By AI Trends Staff
Skilled AI workers are being urgently sought. Knowledge and some experience in artificial intelligence and machine learning are the job skills most in demand in 2021.
That is confirmed in a survey by Hackerearth of 2,500 developer recruiters and hiring managers reported in a recent account in The Enterprisers Project.
The AI field is expansive, with a wide range of skills represented. “This is an incredibly broad field, and not all jobs will require the same skills. As your organization competes for talent, don’t let enthusiasm cloud your judgment,” stated Rajan Sethuraman, CEO of LatentView Analytics, author of the piece. The company offers analytic services.
The interviewer is looking for an understanding of whether a candidate can translate their AI skills into business results, he suggested. He offered some interview questions he has tried recently to prospective AI hires:
What is your experience with AIOps or MLOps?
AIOps is short for AI for IT operations. MLOps is a practice for collaboration and communication between data scientists and operations professionals to help management production in the machine learning lifecycle.
Work with organizations that have invested millions of dollars into AI initiatives have taught Sethuraman that boards of directors are asking how the investments in AI have led to real growth. “The focus is now on holding AI accountable and how to truly operationalize AI,” he suggested. “It’s about better operations, not big new projects.” As a result, AIOps has jumped to the front of desirable skills for AI.
AIOps is standardizing AI pipelines, generating in-depth performance analytics, and automating workflows. This helps teams to improve algorithm performance using real-time metrics. Sethuraman also looks for some knowledge of application performance monitoring (APM), which can examine a range of metrics. “Their performance-driven background orients the initiative toward measurable business objectives,” he stated.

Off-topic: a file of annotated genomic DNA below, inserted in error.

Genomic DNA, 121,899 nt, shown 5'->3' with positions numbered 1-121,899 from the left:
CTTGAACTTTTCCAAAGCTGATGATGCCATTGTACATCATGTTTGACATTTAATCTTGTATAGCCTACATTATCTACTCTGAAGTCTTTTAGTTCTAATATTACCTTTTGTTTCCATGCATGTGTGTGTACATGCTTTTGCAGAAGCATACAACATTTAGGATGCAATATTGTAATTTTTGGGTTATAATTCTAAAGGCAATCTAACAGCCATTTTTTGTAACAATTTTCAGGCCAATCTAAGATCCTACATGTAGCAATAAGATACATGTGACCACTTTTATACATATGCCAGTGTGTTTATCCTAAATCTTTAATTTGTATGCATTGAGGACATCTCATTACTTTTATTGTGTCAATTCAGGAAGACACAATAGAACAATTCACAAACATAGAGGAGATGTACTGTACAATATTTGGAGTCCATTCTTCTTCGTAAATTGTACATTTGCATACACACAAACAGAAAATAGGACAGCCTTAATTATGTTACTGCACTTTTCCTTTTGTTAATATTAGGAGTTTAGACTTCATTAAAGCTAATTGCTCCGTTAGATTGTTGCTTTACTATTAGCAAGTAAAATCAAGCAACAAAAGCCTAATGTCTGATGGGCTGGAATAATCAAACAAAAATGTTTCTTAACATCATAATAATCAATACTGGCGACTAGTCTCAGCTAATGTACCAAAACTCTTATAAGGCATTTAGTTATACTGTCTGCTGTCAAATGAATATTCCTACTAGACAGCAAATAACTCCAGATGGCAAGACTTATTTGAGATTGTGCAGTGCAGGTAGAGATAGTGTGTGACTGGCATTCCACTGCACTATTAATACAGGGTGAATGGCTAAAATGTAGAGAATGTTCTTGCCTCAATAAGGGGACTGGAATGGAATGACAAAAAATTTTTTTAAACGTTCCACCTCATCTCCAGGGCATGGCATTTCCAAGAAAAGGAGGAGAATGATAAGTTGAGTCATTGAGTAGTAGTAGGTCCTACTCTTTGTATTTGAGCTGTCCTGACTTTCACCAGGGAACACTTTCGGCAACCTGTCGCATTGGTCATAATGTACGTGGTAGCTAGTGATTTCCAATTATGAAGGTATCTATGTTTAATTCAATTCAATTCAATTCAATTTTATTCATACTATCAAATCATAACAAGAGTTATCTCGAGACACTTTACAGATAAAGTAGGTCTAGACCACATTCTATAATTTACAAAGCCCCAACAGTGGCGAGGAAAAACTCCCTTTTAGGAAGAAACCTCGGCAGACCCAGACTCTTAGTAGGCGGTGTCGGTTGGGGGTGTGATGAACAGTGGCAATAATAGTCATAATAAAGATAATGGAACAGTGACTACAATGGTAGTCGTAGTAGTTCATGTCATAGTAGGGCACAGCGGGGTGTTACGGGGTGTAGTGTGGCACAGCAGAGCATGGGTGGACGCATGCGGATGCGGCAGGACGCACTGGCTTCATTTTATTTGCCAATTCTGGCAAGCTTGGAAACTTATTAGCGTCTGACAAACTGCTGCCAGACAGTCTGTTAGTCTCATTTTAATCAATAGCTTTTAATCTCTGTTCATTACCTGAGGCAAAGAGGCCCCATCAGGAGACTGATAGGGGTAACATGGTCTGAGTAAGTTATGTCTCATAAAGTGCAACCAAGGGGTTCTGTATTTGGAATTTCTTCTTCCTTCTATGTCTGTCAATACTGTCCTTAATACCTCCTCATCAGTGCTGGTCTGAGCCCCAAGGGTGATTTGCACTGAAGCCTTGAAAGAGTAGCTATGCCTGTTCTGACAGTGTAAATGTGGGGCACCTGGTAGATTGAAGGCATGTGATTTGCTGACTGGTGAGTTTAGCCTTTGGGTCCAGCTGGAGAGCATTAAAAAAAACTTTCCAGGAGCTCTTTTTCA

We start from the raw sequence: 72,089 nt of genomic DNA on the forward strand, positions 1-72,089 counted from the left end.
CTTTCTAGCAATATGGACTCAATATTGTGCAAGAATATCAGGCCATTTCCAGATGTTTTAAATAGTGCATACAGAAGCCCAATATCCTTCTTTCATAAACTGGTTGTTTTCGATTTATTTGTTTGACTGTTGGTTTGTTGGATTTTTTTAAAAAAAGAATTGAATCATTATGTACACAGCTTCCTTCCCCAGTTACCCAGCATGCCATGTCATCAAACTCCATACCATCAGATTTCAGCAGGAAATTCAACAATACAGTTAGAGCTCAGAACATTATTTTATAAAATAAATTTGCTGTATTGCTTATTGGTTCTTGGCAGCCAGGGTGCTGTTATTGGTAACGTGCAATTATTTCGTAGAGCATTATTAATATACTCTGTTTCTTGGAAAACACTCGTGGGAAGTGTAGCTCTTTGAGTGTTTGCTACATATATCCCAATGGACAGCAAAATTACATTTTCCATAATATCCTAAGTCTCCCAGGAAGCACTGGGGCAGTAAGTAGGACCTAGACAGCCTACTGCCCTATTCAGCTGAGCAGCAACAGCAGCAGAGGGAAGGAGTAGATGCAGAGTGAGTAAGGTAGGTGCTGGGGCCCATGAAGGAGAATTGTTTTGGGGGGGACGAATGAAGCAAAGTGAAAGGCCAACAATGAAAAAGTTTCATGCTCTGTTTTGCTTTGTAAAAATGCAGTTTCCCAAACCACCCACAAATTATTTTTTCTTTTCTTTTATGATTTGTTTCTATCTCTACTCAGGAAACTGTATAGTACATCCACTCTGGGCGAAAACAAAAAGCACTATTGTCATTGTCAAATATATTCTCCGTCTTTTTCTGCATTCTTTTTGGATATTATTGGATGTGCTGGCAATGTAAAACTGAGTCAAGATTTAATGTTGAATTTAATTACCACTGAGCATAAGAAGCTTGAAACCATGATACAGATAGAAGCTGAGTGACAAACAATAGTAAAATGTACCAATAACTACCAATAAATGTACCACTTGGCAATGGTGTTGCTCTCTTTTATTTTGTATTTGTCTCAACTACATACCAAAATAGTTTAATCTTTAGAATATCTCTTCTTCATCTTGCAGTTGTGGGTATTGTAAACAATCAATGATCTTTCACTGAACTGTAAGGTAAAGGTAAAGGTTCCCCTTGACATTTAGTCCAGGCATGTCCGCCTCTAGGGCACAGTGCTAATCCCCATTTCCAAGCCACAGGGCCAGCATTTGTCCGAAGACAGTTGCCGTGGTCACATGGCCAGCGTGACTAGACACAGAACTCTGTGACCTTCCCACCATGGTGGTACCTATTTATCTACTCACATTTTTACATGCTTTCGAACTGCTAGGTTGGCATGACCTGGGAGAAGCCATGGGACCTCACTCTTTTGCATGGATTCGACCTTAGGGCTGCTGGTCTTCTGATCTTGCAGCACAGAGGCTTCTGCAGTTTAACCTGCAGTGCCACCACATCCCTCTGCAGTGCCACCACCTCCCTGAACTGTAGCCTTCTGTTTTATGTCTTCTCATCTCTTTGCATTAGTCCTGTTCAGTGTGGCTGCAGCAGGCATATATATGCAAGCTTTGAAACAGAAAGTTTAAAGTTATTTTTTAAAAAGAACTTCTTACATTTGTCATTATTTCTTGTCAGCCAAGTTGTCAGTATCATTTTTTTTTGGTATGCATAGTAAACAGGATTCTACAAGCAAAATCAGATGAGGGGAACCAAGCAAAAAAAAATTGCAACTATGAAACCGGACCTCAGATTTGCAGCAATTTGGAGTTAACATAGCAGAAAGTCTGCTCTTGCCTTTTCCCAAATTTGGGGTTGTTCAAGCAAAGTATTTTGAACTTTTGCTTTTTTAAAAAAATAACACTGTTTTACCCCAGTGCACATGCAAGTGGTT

What are some novel use cases for AI in X field?
If you are applying for a job in banking, you might be prepared with some relevant examples. Sethuraman might be impressed by a technical expertise with relevant algorithms. “In the case of loan approval, for instance, the KNN algorithm is a good Supervised Learning algorithm because it effectively sorts applications into two classes: approved and disapproved,” he stated.
He will be looking for the answer to translate from technical to practical. He might ask how the candidate knows the training data is not biased, and how advances in explainable AI might help justify automated loan decision-making if the results are challenged. “ If they are thinking through these implications, you know that they understand your business and the potential challenges they will encounter on the job,” he suggests.
What emerging areas of AI are you excited about and why do they matter for our business?
Here the interviewer is probing to see if the candidate has done some thinking and imagines himself or herself in a role, what that is, and how it fits into the company’s technology trajectory. “It also shows that they are keeping up with their field and will likely continue to do so at your company,” Sethuraman states. Employers are looking for new hires to be flexible and have a desire to upskill, important in a cutting-edge field like AI.
He cautions to be on the lookout for candidates who want to extend certain technologies or areas of AI research because they have experience or a personal preference. “You need to vet this in the interview,” he suggests, to ensure the candidate is pragmatic and focused on relevant projects.